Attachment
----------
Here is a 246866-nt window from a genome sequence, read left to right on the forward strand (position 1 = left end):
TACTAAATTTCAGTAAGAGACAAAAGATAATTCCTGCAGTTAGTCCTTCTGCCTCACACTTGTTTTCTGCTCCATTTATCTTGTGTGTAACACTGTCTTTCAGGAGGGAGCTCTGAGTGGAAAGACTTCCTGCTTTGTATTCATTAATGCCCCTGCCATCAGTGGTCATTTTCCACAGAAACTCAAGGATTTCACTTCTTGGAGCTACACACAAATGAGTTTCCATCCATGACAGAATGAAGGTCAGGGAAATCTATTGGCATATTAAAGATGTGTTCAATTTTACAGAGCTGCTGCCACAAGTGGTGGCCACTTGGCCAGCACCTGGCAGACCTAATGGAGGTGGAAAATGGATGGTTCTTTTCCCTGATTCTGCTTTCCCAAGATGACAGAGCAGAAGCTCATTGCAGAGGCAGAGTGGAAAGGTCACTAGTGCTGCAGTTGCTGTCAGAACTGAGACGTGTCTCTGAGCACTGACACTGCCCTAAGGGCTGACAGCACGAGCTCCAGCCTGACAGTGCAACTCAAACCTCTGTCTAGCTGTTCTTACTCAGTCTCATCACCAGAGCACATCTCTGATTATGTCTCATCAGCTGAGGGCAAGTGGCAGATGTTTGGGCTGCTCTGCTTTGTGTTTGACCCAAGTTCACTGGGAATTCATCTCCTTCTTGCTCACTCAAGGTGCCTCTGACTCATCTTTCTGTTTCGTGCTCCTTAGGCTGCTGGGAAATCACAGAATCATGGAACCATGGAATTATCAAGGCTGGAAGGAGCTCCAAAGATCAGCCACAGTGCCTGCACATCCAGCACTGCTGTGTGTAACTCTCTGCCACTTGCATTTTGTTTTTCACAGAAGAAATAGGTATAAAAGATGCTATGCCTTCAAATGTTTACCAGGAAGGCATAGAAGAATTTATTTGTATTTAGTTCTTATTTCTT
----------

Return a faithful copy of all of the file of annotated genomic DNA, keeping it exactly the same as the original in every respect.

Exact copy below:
Here is a 246866-nt window from a genome sequence, read left to right on the forward strand (position 1 = left end):
TACTAAATTTCAGTAAGAGACAAAAGATAATTCCTGCAGTTAGTCCTTCTGCCTCACACTTGTTTTCTGCTCCATTTATCTTGTGTGTAACACTGTCTTTCAGGAGGGAGCTCTGAGTGGAAAGACTTCCTGCTTTGTATTCATTAATGCCCCTGCCATCAGTGGTCATTTTCCACAGAAACTCAAGGATTTCACTTCTTGGAGCTACACACAAATGAGTTTCCATCCATGACAGAATGAAGGTCAGGGAAATCTATTGGCATATTAAAGATGTGTTCAATTTTACAGAGCTGCTGCCACAAGTGGTGGCCACTTGGCCAGCACCTGGCAGACCTAATGGAGGTGGAAAATGGATGGTTCTTTTCCCTGATTCTGCTTTCCCAAGATGACAGAGCAGAAGCTCATTGCAGAGGCAGAGTGGAAAGGTCACTAGTGCTGCAGTTGCTGTCAGAACTGAGACGTGTCTCTGAGCACTGACACTGCCCTAAGGGCTGACAGCACGAGCTCCAGCCTGACAGTGCAACTCAAACCTCTGTCTAGCTGTTCTTACTCAGTCTCATCACCAGAGCACATCTCTGATTATGTCTCATCAGCTGAGGGCAAGTGGCAGATGTTTGGGCTGCTCTGCTTTGTGTTTGACCCAAGTTCACTGGGAATTCATCTCCTTCTTGCTCACTCAAGGTGCCTCTGACTCATCTTTCTGTTTCGTGCTCCTTAGGCTGCTGGGAAATCACAGAATCATGGAACCATGGAATTATCAAGGCTGGAAGGAGCTCCAAAGATCAGCCACAGTGCCTGCACATCCAGCACTGCTGTGTGTAACTCTCTGCCACTTGCATTTTGTTTTTCACAGAAGAAATAGGTATAAAAGATGCTATGCCTTCAAATGTTTACCAGGAAGGCATAGAAGAATTTATTTGTATTTAGTTCTTATTTCTT